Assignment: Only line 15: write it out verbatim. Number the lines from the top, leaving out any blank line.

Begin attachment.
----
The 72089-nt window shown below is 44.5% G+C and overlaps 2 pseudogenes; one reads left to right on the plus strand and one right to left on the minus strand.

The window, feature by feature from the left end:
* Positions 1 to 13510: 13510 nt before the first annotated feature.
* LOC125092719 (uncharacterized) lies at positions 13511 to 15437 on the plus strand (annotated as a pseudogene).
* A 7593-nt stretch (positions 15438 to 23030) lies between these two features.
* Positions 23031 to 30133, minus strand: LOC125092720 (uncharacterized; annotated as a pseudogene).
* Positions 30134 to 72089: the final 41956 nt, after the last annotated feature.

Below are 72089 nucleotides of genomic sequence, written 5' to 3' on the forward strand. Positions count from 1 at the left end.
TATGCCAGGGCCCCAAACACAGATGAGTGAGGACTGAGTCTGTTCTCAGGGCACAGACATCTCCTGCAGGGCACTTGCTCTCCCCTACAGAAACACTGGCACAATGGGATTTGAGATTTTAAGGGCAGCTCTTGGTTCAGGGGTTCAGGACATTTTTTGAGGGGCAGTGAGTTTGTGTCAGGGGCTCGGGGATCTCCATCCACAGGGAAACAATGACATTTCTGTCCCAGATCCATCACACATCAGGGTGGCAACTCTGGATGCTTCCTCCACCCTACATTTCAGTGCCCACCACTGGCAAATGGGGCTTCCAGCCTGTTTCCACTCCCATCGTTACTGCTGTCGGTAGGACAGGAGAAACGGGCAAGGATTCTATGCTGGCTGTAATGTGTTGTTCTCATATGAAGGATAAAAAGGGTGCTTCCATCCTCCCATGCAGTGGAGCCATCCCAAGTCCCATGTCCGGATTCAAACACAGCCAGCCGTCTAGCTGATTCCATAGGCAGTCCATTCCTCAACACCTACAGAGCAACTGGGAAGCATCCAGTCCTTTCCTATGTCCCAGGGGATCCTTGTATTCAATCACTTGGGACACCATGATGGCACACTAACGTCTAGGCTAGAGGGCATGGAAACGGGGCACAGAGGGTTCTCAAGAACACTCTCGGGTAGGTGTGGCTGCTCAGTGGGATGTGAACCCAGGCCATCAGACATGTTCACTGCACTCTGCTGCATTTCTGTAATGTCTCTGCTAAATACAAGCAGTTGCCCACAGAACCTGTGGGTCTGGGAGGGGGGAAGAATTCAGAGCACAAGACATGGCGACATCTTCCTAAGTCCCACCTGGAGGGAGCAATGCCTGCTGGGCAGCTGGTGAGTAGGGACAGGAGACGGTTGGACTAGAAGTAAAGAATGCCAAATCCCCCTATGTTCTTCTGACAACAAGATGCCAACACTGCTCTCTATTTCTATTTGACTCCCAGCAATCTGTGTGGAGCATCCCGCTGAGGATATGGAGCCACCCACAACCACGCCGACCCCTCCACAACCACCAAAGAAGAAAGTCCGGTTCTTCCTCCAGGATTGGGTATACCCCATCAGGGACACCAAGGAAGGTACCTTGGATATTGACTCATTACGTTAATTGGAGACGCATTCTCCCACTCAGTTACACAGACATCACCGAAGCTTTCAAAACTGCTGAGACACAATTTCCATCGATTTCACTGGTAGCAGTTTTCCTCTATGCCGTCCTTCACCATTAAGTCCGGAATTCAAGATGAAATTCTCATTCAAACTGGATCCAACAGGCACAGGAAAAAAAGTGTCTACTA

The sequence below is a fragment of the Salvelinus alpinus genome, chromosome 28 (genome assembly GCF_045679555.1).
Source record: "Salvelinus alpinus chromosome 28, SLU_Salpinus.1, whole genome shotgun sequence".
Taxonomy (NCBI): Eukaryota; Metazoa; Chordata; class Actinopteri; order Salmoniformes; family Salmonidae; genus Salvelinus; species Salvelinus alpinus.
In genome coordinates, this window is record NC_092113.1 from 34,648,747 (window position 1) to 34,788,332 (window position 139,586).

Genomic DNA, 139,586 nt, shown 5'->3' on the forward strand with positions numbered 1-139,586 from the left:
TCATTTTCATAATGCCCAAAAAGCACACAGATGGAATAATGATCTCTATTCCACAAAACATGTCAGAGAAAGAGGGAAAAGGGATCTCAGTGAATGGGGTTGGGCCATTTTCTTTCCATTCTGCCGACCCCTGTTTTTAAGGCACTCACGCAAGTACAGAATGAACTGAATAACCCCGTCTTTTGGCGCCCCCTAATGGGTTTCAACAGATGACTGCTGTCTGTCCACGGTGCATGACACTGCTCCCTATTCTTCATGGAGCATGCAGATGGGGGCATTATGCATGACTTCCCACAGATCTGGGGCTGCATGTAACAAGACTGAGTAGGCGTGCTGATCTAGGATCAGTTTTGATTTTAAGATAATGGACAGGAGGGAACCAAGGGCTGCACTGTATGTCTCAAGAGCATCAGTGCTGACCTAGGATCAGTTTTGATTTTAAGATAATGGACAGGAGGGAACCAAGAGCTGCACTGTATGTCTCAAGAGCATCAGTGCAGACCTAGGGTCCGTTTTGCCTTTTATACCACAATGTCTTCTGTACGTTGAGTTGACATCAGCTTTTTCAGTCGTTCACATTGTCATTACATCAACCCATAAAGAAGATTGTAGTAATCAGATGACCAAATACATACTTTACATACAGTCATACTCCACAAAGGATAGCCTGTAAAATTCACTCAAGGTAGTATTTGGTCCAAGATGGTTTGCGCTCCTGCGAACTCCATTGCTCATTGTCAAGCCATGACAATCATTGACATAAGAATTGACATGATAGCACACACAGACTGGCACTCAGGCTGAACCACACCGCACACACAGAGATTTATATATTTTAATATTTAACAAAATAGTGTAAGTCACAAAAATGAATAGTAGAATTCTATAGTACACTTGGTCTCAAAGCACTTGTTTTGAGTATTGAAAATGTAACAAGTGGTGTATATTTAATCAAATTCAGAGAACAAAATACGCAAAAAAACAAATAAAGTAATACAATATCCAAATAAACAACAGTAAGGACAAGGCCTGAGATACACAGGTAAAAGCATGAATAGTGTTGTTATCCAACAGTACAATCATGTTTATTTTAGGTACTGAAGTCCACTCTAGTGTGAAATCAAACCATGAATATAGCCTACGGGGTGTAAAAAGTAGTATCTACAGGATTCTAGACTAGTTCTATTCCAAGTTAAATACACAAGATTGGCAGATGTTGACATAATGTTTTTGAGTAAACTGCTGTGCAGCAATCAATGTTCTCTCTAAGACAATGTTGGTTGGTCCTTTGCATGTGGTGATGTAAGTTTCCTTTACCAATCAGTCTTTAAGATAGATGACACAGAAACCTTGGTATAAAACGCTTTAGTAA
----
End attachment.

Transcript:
TCATTTTCATAATGCCCAAAAAGCACACAGATGGAATAATGATCTCTATTCCACAAAACATGTCAGAGAAAGAGGGAAAAGGGATCTCAGTGAATGGGGTTGGGCCATTTTCTTTCCATTCTGCCGACCCCTGTTTTTAAGGCACTCACGCAAGTACAGAATGAACTGAATAACCCCGTCTTTTGGCGCCCCCTAATGGGTTTCAACAGATGACTGCTGTCTGTCCACGGTGCATGACACTGCTCCCTATTCTTCATGGAGCATGCAGATGGGGGCATTATGCATGACTTCCCACAGATCTGGGGCTGCATGTAACAAGACTGAGTAGGCGTGCTGATCTAGGATCAGTTTTGATTTTAAGATAATGGACAGGAGGGAACCAAGGGCTGCACTGTATGTCTCAAGAGCATCAGTGCTGACCTAGGATCAGTTTTGATTTTAAGATAATGGACAGGAGGGAACCAAGAGCTGCACTGTATGTCTCAAGAGCATCAGTGCAGACCTAGGGTCCGTTTTGCCTTTTATACCACAATGTCTTCTGTACGTTGAGTTGACATCAGCTTTTTCAGTCGTTCACATTGTCATTACATCAACCCATAAAGAAGATTGTAGTAATCAGATGACCAAATACATACTTTACATACAGTCATACTCCACAAAGGATAGCCTGTAAAATTCACTCAAGGTAGTATTTGGTCCAAGATGGTTTGCGCTCCTGCGAACTCCATTGCTCATTGTCAAGCCATGACAATCATTGACATAAGAATTGACATGATAGCACACACAGACTGGCACTCAGGCTGAACCACACCGCACACACAGAGATTTATATATTTTAATATTTAACAAAATAGTGTAAGTCACAAAAATGAATAGTAGAATTCTATAGTACACTTGGTCTCAAAGCACTTGTTTTGAGTATTGAAAATGTAACAAGTGGTGTATATTTAATCAAATTCAGAGAACAAAATACGCAAAAAAACAAATAAAGTAATACAATATCCAAATAAACAACAGTAAGGACAAGGCCTGAGATACACAGGTAAAAGCATGAATAGTGTTGTTATCCAACAGTACAATCATGTTTATTTTAGGTACTGAAGTCCACTCTAGTGTGAAATCAAACCATGAATATAGCCTACGGGGTGTAAAAAGTAGTATCTACAGGATTCTAGACTAGTTCTATTCCAAGTTAAATACACAAGATTGGCAGATGTTGACATAATGTTTTTGAGTAAACTGCTGTGCAGCAATCAATGTTCTCTCTAAGACAATGTTGGTTGGTCCTTTGCATGTGGTGATGTAAGTTTCCTTTACCAATCAGTCTTTAAGATAGATGACACAGAAACCTTGGTATAAAACGCTTTAGTAA